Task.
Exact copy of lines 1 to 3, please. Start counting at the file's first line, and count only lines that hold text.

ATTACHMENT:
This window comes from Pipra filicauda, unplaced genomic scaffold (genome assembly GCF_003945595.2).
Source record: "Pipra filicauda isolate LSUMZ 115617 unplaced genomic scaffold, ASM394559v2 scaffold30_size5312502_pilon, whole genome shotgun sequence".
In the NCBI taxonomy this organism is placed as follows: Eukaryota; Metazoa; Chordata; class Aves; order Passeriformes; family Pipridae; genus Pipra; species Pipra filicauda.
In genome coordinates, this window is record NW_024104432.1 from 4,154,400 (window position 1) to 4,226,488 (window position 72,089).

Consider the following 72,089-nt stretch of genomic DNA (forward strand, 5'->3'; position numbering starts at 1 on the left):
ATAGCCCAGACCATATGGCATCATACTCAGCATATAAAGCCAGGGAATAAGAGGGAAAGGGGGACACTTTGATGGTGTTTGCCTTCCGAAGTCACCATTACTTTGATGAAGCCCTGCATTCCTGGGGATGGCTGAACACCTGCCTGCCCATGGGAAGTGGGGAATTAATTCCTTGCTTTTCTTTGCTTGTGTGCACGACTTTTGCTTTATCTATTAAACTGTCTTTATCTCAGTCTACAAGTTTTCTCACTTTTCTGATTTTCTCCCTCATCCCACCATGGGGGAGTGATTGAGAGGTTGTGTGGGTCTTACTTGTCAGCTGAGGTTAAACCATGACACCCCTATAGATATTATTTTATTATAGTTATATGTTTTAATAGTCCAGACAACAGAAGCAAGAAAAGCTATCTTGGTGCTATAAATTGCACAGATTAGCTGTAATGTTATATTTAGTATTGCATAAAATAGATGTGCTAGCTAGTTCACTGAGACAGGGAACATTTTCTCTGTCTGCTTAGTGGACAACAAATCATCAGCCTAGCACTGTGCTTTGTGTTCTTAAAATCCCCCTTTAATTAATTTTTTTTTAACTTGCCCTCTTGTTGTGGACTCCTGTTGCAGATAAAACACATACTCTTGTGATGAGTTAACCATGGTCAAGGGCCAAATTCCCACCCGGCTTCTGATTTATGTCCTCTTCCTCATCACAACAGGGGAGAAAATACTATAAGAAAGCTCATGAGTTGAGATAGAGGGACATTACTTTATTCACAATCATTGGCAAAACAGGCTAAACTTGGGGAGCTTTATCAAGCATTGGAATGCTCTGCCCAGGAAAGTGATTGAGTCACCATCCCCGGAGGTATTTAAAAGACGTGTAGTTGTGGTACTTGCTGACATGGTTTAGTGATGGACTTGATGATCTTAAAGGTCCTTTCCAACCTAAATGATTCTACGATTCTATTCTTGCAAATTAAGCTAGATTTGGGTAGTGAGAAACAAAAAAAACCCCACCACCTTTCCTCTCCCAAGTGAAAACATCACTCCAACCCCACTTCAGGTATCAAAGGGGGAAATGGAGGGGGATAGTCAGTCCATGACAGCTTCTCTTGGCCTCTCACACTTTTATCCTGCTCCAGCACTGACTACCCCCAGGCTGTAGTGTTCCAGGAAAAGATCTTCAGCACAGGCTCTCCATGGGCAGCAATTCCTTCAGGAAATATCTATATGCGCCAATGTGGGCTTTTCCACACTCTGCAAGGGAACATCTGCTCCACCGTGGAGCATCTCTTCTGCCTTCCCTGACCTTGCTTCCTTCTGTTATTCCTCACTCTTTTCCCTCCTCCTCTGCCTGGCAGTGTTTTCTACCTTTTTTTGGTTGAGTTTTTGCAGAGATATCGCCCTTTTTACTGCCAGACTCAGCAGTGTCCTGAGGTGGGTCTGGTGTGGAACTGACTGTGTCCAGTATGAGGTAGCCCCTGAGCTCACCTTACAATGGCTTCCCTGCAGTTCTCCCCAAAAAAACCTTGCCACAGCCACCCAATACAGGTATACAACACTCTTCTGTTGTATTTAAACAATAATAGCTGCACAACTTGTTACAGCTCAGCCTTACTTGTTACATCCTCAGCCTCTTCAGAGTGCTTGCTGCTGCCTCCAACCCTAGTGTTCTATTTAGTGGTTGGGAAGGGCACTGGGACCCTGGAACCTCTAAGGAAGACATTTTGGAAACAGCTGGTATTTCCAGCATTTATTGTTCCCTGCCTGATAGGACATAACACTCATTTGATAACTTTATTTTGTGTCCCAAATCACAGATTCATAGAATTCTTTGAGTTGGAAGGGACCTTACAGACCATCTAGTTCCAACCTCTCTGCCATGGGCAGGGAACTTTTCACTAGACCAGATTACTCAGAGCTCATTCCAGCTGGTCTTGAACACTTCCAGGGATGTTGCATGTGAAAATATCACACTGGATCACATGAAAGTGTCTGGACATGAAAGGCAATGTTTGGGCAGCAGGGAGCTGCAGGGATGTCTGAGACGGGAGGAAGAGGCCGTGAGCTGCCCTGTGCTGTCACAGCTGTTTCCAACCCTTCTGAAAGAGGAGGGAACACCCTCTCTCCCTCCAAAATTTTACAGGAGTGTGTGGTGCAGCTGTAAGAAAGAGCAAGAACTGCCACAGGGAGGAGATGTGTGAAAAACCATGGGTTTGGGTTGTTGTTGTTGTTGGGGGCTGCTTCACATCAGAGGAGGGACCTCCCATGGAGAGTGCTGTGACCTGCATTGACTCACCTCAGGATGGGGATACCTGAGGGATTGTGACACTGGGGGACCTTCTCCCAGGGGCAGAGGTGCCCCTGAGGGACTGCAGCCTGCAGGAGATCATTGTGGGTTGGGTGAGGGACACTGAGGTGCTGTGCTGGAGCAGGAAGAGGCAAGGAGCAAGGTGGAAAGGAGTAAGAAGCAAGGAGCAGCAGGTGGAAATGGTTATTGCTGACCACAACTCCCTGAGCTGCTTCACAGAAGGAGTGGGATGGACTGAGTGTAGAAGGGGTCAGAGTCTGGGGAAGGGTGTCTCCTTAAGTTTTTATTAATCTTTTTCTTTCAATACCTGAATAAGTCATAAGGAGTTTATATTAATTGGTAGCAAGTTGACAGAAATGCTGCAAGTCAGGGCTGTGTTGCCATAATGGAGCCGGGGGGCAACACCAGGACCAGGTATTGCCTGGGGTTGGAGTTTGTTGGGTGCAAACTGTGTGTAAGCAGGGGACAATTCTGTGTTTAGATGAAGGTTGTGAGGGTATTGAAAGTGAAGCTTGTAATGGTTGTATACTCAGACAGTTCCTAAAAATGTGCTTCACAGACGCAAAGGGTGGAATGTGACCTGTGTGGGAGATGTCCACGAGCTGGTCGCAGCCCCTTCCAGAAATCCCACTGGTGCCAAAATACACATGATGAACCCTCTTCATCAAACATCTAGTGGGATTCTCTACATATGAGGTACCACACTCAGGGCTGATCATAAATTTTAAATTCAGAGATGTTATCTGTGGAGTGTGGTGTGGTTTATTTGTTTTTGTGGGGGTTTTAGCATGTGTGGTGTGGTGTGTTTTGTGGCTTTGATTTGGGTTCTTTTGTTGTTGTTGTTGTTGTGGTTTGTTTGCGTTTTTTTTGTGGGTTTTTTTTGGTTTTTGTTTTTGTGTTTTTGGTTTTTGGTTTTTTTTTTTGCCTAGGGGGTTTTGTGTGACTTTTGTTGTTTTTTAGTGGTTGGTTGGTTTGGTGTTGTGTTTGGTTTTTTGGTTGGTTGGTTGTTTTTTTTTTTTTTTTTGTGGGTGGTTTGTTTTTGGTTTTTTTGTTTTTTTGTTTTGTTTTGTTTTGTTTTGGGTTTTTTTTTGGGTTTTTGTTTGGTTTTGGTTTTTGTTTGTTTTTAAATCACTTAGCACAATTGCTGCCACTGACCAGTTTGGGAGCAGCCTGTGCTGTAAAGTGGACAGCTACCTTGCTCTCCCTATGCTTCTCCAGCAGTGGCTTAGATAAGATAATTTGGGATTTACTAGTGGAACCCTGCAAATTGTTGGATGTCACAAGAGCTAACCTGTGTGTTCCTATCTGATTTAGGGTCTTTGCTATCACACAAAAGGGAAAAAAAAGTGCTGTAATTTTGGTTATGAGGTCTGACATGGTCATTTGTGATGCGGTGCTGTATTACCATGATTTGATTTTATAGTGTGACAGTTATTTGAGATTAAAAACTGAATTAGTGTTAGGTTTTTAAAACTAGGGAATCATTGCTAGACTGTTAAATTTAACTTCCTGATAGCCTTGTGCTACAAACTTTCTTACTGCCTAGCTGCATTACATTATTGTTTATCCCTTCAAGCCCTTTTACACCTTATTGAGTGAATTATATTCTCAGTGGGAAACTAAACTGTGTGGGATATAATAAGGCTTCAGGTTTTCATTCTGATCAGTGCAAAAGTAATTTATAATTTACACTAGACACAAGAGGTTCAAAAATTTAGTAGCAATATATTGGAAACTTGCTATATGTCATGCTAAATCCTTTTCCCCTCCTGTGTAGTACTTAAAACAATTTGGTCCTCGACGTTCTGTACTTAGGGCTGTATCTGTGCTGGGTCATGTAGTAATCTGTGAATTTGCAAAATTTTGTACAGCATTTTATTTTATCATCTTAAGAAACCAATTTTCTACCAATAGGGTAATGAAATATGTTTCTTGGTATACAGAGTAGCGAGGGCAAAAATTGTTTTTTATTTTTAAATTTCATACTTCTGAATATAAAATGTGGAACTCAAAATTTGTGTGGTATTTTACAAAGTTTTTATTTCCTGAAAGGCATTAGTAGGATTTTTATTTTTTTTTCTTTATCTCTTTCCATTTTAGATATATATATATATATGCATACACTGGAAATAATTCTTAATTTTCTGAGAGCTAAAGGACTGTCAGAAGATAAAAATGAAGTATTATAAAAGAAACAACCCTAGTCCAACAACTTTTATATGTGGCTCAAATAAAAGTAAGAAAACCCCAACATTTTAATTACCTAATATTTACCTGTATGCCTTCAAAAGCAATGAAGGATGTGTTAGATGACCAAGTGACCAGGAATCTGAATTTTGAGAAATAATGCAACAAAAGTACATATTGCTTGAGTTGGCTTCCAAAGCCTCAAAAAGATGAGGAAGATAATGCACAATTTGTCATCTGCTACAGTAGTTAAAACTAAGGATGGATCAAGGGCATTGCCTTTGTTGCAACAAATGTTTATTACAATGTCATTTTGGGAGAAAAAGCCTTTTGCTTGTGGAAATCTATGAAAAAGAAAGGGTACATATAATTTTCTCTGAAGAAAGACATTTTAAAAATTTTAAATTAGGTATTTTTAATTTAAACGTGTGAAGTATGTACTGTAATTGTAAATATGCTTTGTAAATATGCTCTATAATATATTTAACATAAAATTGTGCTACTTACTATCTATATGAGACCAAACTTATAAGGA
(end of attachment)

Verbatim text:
This window comes from Pipra filicauda, unplaced genomic scaffold (genome assembly GCF_003945595.2).
Source record: "Pipra filicauda isolate LSUMZ 115617 unplaced genomic scaffold, ASM394559v2 scaffold30_size5312502_pilon, whole genome shotgun sequence".
In the NCBI taxonomy this organism is placed as follows: Eukaryota; Metazoa; Chordata; class Aves; order Passeriformes; family Pipridae; genus Pipra; species Pipra filicauda.